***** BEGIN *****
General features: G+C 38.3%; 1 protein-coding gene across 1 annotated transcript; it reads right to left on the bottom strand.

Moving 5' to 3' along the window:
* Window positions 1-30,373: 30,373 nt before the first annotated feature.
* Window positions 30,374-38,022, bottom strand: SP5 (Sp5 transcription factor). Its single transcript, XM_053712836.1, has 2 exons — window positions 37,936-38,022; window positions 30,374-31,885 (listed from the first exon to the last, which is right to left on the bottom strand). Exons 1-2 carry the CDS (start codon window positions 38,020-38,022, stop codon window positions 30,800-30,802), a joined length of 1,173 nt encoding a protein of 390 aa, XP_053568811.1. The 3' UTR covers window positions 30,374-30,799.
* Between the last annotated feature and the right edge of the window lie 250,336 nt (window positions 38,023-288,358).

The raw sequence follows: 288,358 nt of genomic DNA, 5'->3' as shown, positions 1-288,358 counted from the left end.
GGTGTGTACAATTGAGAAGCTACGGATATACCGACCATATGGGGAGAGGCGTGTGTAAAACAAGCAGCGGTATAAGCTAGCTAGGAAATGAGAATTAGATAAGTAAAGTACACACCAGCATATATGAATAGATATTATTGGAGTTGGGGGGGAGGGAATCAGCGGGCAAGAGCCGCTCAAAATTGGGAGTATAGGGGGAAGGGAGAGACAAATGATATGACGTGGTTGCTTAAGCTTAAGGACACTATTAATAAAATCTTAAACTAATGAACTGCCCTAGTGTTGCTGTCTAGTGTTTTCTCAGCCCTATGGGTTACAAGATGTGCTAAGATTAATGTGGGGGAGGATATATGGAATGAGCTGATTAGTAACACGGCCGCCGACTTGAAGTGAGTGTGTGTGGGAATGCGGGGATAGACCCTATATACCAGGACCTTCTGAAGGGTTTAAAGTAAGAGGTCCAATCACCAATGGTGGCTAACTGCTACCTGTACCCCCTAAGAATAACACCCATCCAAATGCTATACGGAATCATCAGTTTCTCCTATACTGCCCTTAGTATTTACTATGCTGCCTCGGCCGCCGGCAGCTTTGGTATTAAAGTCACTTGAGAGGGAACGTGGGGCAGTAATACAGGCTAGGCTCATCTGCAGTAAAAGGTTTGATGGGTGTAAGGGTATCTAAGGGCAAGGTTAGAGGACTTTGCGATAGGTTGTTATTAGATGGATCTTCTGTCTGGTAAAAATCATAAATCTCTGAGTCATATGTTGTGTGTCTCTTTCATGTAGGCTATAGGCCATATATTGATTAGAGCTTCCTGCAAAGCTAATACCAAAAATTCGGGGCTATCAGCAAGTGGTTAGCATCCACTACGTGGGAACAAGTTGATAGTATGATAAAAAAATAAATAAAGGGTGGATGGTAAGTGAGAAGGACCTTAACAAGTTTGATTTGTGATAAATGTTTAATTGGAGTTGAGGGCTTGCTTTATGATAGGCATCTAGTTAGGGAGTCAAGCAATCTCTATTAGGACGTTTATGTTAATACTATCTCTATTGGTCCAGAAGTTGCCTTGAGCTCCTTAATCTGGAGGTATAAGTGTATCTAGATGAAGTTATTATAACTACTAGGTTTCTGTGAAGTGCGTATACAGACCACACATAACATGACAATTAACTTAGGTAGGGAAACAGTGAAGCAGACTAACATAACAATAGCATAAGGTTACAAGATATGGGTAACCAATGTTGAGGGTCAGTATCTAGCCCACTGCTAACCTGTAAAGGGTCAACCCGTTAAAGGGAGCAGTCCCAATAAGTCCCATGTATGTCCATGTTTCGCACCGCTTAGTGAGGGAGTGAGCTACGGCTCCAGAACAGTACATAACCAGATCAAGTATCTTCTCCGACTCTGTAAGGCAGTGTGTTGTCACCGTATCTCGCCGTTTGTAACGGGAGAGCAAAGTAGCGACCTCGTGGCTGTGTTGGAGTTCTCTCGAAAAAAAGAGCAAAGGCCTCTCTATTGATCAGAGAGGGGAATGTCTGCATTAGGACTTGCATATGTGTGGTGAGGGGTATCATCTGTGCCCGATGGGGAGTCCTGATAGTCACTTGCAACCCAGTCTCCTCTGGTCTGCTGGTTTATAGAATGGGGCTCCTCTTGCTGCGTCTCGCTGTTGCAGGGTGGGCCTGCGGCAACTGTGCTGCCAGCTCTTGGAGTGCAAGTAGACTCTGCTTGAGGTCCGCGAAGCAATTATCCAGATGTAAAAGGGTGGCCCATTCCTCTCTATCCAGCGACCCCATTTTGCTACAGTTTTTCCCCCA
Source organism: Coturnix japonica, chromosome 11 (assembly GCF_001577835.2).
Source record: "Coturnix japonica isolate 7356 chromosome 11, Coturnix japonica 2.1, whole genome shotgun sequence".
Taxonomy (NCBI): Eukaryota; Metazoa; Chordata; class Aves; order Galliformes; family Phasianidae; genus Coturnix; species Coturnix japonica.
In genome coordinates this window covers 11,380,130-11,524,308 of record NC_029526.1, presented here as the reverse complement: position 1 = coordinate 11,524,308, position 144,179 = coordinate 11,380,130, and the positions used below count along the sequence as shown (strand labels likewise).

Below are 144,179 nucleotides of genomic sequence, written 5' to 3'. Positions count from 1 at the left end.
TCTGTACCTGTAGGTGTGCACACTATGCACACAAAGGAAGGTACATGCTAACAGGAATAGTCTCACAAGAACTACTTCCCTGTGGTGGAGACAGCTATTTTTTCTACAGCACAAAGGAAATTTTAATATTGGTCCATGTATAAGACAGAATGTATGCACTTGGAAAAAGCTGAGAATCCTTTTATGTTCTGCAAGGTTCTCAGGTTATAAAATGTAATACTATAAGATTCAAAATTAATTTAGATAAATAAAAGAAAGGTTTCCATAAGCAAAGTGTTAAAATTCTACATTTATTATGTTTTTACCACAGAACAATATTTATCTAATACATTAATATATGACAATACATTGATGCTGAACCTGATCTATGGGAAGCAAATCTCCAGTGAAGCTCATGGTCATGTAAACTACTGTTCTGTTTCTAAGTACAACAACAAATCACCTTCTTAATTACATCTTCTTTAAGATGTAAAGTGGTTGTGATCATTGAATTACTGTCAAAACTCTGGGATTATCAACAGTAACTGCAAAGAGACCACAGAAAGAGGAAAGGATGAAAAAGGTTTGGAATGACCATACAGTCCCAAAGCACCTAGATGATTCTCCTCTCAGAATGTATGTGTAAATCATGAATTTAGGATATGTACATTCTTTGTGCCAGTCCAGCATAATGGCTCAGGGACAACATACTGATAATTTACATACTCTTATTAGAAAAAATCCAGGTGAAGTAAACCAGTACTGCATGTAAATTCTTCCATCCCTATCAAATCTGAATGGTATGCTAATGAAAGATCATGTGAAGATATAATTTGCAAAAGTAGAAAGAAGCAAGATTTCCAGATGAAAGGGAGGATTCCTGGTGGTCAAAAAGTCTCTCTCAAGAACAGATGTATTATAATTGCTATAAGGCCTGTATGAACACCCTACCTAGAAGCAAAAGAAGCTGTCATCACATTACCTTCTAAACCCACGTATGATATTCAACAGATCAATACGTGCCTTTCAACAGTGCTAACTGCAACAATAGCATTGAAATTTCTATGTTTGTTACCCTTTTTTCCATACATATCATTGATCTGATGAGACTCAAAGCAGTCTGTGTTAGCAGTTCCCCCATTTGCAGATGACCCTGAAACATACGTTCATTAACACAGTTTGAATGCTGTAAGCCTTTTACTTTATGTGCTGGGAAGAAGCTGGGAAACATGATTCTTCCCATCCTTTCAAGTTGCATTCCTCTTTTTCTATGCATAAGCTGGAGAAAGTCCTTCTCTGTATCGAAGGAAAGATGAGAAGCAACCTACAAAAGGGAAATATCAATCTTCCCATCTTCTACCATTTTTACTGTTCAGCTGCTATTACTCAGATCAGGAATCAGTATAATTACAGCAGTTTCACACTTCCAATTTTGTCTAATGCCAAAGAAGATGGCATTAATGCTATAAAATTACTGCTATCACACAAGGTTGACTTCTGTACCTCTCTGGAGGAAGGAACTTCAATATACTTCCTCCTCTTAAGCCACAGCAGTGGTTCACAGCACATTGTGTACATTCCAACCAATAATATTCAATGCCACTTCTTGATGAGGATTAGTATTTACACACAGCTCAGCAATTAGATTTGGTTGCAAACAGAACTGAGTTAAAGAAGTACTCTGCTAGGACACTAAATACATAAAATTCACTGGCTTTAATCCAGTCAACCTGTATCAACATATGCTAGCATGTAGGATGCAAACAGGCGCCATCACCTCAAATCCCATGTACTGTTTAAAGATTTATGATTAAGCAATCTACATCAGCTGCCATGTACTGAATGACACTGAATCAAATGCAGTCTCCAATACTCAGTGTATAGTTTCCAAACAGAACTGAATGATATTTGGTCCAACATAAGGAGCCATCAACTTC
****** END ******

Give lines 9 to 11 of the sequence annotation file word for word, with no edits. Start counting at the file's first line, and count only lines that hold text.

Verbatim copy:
Source record: "Coturnix japonica isolate 7356 chromosome 11, Coturnix japonica 2.1, whole genome shotgun sequence".
Taxonomy (NCBI): Eukaryota; Metazoa; Chordata; class Aves; order Galliformes; family Phasianidae; genus Coturnix; species Coturnix japonica.
In genome coordinates this window covers 11,380,130-11,524,308 of record NC_029526.1, presented here as the reverse complement: position 1 = coordinate 11,524,308, position 144,179 = coordinate 11,380,130, and the positions used below count along the sequence as shown (strand labels likewise).